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PeerJ. 2018 Oct 29;6:e5854. doi: 10.7717/peerj.5854. eCollection 2018.

Ensemble learning for detecting gene-gene interactions in colorectal cancer.

Author information

1
Department of Computer Science, Memorial University, St. John's, Newfoundland and Labrador, Canada.
2
Faculty of Medicine, Memorial University, St. John's, Newfoundland and Labrador, Canada.
#
Contributed equally

Abstract

Colorectal cancer (CRC) has a high incident rate in both men and women and is affecting millions of people every year. Genome-wide association studies (GWAS) on CRC have successfully revealed common single-nucleotide polymorphisms (SNPs) associated with CRC risk. However, they can only explain a very limited fraction of the disease heritability. One reason may be the common uni-variable analyses in GWAS where genetic variants are examined one at a time. Given the complexity of cancers, the non-additive interaction effects among multiple genetic variants have a potential of explaining the missing heritability. In this study, we employed two powerful ensemble learning algorithms, random forests and gradient boosting machine (GBM), to search for SNPs that contribute to the disease risk through non-additive gene-gene interactions. We were able to find 44 possible susceptibility SNPs that were ranked most significant by both algorithms. Out of those 44 SNPs, 29 are in coding regions. The 29 genes include ARRDC5, DCC, ALK, and ITGA1, which have been found previously associated with CRC, and E2F3 and NID2, which are potentially related to CRC since they have known associations with other types of cancer. We performed pairwise and three-way interaction analysis on the 44 SNPs using information theoretical techniques and found 17 pairwise (p < 0.02) and 16 three-way (p ≤ 0.001) interactions among them. Moreover, functional enrichment analysis suggested 16 functional terms or biological pathways that may help us better understand the etiology of the disease.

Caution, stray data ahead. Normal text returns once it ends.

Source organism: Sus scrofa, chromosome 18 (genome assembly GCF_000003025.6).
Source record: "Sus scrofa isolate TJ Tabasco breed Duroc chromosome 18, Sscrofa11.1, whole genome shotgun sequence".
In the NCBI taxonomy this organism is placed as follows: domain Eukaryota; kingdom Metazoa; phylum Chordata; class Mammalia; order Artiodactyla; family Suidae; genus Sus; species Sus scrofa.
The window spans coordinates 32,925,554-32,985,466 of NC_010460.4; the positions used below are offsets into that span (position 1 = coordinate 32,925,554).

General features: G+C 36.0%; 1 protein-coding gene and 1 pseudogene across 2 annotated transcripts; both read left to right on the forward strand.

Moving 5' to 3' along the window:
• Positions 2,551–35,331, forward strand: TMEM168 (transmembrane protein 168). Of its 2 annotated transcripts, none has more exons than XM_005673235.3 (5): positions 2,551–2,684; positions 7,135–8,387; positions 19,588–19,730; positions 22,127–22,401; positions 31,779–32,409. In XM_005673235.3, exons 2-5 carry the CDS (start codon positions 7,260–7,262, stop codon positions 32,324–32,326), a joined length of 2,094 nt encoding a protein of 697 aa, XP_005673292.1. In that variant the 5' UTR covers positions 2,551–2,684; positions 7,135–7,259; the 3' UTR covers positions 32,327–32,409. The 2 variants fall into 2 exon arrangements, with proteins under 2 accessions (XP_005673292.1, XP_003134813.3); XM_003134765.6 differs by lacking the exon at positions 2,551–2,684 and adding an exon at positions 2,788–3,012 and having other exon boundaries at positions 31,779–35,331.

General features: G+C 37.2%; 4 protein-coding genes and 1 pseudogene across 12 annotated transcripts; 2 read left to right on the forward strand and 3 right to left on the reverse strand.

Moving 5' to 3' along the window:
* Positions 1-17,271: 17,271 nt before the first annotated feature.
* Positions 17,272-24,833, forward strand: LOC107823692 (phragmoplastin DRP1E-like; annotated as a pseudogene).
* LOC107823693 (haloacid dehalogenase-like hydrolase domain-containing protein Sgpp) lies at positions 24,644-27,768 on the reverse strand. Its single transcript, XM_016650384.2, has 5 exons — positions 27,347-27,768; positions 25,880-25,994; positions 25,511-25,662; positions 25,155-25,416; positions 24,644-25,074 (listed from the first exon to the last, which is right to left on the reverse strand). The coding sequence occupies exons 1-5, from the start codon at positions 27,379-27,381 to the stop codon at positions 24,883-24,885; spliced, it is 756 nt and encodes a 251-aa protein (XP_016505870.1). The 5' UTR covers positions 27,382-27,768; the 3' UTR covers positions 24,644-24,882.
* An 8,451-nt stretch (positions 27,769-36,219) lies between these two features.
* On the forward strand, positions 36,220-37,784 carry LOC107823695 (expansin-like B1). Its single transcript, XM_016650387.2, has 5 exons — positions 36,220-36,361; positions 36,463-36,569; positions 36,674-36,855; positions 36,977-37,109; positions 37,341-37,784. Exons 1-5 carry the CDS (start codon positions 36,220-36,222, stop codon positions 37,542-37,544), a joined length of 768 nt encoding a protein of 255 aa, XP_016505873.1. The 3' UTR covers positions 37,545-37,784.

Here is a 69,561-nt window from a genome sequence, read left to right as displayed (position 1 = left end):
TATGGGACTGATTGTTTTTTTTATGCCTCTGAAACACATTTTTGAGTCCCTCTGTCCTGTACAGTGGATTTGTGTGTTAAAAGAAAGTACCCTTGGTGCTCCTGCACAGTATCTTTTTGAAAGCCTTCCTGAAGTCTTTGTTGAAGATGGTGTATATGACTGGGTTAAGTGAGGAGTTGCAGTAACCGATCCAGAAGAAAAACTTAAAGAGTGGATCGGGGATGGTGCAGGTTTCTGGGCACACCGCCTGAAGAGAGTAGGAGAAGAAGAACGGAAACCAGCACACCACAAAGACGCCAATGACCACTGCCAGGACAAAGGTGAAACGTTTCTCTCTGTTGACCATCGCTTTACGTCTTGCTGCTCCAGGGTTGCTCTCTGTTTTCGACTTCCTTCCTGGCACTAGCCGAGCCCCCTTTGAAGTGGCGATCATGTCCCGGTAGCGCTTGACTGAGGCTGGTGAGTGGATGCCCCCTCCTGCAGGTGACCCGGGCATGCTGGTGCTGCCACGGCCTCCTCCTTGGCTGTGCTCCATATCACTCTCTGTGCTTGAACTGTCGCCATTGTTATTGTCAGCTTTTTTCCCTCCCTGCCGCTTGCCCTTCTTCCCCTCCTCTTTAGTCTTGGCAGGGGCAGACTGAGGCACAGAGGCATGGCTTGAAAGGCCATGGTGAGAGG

KEYWORDS:

Colorectal cancer; Complex diseases; Ensemble learning; Epistasis; Gene-gene interaction; Genetic marker discovery; Gradient boosting machine; Random forests

Conflict of interest statement

The authors declare that they have no competing interests.

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